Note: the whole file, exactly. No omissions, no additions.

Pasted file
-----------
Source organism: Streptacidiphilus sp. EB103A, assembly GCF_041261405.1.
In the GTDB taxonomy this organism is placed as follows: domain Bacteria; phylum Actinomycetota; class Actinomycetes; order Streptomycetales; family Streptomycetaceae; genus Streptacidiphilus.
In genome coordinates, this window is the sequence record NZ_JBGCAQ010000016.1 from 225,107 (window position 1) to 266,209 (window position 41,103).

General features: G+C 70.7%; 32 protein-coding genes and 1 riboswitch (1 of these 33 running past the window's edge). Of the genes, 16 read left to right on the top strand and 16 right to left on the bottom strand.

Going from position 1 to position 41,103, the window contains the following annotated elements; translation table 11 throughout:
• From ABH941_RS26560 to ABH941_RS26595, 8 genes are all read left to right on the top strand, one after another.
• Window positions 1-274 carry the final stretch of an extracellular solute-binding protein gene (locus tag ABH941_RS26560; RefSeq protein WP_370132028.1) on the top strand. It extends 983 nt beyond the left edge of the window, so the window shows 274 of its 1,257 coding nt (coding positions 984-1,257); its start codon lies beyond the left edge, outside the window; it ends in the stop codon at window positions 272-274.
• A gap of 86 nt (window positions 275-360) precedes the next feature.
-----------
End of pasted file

Source organism: Streptacidiphilus sp. EB103A, assembly GCF_041261405.1.
In the GTDB taxonomy this organism is placed as follows: domain Bacteria; phylum Actinomycetota; class Actinomycetes; order Streptomycetales; family Streptomycetaceae; genus Streptacidiphilus.
In genome coordinates, this window is the sequence record NZ_JBGCAQ010000016.1 from 225,107 (window position 1) to 266,209 (window position 41,103).

General features: G+C 70.7%; 32 protein-coding genes and 1 riboswitch (1 of these 33 running past the window's edge). Of the genes, 16 read left to right on the top strand and 16 right to left on the bottom strand.

Going from position 1 to position 41,103, the window contains the following annotated elements; translation table 11 throughout:
• From ABH941_RS26560 to ABH941_RS26595, 8 genes are all read left to right on the top strand, one after another.
• Window positions 1-274 carry the final stretch of an extracellular solute-binding protein gene (locus tag ABH941_RS26560; RefSeq protein WP_370132028.1) on the top strand. It extends 983 nt beyond the left edge of the window, so the window shows 274 of its 1,257 coding nt (coding positions 984-1,257); its start codon lies beyond the left edge, outside the window; it ends in the stop codon at window positions 272-274.
• A gap of 86 nt (window positions 275-360) precedes the next feature.